Iconoclastic German reedman Peter Brötzmann
has appeared in almost every conceivable combination and circumstance over the years, from the maelstrom of Last Exit
to the austere horn choir of Sonore
, via hook ups with almost everyone in between, counting such free jazz luminaries as Cecil Taylor
, Anthony Braxton
and Evan Parker
. However on Ears Are Filled With Wonder
, recorded during the German's residency in Krakow during November 2015, he finds an unlikely accomplice in Glasgow-based American pedal steel guitarist Heather Leigh
Self taught, Leigh has operated in the noise and avant rock fields for several decades including with the likes of drummer Chris Corsano
, Sonic Youth's Thurston Moore
and Wolf Eyes' John Olson. While this may have been only her second engagement with Brötzmann, the pair has since toured in both the US and Europe, demonstrating that they have unearthed a rich motherlode.
The single 28-minute piece opens with Brötzmann's familiar clarion cry, ringing out on tarogato like a cross between an air raid klaxon and a call to prayer. His broad vibrato produces singing harmonics, as he is joined by shimmering pedal steel itself generating further copious overtones which blend eerily accentuated by a resonant performance space in the legendary Alchemia club. Leigh complements Brötzmann measure for measure. Brötzmann's wavering sighs signal a pause, but when Leigh shifts to a deep bass twang, he rejoins more anguished than before, while Leigh matches his banshee wail with her own keening thrum.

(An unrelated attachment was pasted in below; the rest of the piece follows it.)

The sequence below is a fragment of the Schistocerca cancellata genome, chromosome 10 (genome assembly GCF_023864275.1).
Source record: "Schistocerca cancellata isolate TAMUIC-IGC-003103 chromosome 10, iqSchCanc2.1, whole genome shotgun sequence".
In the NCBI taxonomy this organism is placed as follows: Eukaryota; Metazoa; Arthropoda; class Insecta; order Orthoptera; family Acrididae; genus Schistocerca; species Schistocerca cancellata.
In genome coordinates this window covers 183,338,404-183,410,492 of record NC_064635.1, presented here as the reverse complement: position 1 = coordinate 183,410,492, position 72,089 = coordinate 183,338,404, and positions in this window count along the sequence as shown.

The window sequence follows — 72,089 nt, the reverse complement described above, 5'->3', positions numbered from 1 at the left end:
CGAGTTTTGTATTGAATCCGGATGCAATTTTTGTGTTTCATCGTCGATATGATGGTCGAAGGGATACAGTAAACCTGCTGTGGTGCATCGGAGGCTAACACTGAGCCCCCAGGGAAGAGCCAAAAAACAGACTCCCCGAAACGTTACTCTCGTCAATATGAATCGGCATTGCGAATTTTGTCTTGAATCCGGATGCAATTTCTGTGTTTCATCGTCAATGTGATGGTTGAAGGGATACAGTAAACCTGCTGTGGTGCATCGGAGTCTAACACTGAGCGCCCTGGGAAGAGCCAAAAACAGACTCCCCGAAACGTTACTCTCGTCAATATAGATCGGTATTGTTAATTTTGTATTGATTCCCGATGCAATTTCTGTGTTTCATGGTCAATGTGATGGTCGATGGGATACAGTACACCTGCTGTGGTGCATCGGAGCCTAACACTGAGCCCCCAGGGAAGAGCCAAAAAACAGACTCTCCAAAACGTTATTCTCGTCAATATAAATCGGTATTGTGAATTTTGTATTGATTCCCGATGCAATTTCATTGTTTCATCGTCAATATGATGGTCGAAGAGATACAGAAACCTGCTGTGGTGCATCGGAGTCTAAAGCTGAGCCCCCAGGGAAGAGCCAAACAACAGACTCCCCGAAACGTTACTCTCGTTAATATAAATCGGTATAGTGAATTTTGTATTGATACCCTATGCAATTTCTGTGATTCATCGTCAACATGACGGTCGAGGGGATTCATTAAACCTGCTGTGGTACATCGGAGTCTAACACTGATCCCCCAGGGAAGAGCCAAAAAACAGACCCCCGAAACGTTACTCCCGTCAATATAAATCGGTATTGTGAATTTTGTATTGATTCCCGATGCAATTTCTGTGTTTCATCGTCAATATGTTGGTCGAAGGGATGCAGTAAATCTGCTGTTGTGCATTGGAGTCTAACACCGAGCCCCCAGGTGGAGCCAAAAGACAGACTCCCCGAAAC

The reedman noticeably moderates his playing to the situation, forgoing his lung-busting outpourings, while Leigh proves a revelation in what her instrument can accomplish in this setting. She often favors a sustained legato approach in contrast to Brötzmann's staccato attack and insistent howl. When Leigh develops a rhythmic motif, Brötzmann essays variations on his "Master of a Small House" melody (a favorite ever since its inclusion on Tales Out Of Time
(Hatology, 2004) with Joe McPhee
Their dialogue ebbs and flows until Brötzmann switches to bass clarinet to mine a seam of a gruff fruity lyricism, accompanied by chiming pedal steel for an almost gentle conclusion. While perhaps Leigh could have been more challenging, she achieves an equable accommodation with the veteran reedman which makes for a concise but compelling album.